Making comics can be a hard gig. It is for anyone, and it doesn’t matter if you’re jumping into a story about space pirates or small-town life. But with some subjects, there lies a responsibility in not just telling a good story, but getting things right. That can prove to be treacherous territory unless you handle it with care and consideration.
That’s one of the reasons why Tom King and Mitch Gerads’ The Sheriff of Babylon is one of the most interesting titles of the new wave of Vertigo books for me. For outsiders like myself, the Iraq that the story takes place in is a world as unreal as anything I can find at Marvel or DC proper, as it’s something I’ve never experienced before. But because of the creative team’s background and passion, it’s grounded in reality. For one, King worked at the CIA on the ground in Iraq during the era, meaning this is a story that comes straight from the Iraq he knows first hand. And for Gerads, this world is greatly of interest to him, and has been well before I got to know his work on The Activity at Image.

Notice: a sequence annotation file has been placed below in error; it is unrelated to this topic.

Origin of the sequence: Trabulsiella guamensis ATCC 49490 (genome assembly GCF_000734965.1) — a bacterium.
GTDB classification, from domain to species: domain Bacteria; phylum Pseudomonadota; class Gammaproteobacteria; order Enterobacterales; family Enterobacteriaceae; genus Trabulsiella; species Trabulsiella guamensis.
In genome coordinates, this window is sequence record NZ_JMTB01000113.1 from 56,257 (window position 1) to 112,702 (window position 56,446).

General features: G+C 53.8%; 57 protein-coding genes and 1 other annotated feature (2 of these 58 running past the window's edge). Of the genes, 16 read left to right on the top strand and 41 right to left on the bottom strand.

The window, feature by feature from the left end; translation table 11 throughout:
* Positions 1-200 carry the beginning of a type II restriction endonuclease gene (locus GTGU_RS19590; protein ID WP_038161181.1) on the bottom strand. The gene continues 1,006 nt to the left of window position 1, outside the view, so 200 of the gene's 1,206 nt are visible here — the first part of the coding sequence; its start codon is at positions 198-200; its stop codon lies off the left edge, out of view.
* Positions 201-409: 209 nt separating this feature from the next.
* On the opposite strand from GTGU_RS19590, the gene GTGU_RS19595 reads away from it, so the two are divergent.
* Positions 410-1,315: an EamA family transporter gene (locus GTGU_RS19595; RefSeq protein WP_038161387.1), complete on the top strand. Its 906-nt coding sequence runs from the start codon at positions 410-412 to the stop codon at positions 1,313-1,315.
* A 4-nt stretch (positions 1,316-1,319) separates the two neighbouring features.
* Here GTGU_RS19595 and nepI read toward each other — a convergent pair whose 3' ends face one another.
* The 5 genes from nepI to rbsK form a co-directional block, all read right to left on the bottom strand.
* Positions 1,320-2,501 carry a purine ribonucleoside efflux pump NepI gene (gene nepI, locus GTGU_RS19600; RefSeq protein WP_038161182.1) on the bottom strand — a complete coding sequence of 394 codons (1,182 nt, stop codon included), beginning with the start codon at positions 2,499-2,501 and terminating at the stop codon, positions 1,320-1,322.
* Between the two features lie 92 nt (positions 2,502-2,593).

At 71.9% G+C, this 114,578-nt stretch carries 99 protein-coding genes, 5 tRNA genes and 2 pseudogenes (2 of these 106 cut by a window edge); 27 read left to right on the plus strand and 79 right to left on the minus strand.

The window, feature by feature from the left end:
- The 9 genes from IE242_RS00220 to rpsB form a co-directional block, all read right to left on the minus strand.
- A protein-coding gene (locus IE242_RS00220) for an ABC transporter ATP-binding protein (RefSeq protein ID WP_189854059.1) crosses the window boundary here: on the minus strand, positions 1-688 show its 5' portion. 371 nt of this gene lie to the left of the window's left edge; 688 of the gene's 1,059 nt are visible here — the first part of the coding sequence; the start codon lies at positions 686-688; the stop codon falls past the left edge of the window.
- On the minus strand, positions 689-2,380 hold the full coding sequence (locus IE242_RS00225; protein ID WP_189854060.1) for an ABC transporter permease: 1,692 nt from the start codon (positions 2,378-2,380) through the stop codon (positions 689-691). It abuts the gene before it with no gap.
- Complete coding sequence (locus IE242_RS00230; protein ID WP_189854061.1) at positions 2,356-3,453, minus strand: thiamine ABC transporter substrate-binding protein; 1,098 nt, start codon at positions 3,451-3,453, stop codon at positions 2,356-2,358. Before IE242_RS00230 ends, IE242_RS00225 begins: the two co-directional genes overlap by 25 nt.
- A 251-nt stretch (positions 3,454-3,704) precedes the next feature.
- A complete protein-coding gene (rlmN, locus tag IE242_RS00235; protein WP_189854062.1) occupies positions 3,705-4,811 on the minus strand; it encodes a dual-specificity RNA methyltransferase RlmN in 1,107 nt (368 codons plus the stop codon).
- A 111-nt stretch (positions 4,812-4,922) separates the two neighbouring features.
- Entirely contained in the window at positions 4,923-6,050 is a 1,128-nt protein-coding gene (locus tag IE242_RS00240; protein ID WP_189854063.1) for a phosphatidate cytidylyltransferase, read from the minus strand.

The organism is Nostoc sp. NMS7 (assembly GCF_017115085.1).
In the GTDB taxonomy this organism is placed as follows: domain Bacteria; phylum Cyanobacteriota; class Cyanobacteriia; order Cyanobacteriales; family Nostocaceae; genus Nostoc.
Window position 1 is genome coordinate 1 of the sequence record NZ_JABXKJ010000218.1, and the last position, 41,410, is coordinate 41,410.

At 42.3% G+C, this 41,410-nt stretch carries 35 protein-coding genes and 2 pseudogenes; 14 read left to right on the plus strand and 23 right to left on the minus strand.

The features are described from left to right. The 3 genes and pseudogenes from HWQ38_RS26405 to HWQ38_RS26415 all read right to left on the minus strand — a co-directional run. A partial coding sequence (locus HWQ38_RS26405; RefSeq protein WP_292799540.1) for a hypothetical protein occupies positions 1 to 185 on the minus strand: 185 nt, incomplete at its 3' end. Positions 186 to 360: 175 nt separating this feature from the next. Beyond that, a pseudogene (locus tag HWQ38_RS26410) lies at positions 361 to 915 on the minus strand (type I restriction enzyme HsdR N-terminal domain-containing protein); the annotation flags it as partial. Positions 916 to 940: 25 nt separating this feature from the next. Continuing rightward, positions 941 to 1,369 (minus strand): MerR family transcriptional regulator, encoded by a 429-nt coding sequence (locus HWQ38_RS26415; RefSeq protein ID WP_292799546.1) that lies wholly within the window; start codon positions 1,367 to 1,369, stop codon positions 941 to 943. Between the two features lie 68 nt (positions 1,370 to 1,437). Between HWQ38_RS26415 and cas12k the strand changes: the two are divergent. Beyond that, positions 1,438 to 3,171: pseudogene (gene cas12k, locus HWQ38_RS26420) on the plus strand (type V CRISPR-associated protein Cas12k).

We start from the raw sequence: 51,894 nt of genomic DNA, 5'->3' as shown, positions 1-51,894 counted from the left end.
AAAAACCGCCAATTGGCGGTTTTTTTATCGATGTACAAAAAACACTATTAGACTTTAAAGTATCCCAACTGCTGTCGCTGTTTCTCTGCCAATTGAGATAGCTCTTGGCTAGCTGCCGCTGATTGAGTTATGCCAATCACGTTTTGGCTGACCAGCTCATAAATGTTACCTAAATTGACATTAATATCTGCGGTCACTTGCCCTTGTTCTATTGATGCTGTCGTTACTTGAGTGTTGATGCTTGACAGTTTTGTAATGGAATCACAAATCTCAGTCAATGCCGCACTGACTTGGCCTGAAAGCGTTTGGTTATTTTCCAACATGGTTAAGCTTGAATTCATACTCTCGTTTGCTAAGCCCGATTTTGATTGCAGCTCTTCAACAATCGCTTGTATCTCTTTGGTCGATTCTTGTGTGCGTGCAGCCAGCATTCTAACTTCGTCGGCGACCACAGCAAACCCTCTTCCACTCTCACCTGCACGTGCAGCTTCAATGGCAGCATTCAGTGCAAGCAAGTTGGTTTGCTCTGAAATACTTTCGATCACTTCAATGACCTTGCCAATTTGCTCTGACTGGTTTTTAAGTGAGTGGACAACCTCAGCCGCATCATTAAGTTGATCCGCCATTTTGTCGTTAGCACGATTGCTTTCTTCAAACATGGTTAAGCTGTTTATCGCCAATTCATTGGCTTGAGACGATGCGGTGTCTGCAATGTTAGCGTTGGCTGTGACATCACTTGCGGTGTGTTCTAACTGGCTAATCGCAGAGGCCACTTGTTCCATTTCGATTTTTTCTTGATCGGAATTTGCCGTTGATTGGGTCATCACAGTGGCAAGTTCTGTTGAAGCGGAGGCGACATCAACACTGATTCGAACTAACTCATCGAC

Today, I talked with Gerads about this book, why it’s so important to the both of them, how necessary it is to get the details right, what working with Tom is like, and much more, while sharing several pages from tomorrow’s first issue. It’s a very insightful conversation into how Gerads works, and why this is something he had to be involved with.
And speaking of the book, it’s phenomenal and arrives tomorrow in comic shops. It’s a haunting look at a very real and very misunderstood part of the world, and one that approaches the subject with the nuance needed to not just engage with the world, but perhaps understand it a bit more. A big part of that is Gerads’ work, and if you’re on the fence as to whether or not you should read it, consider this my endorsement.
Alright Mitch, take us back to the beginning. How did you first figure out you wanted to be a comic artist, and what did you do to help develop and hone your skills over the years? Was there any art schooling in your background?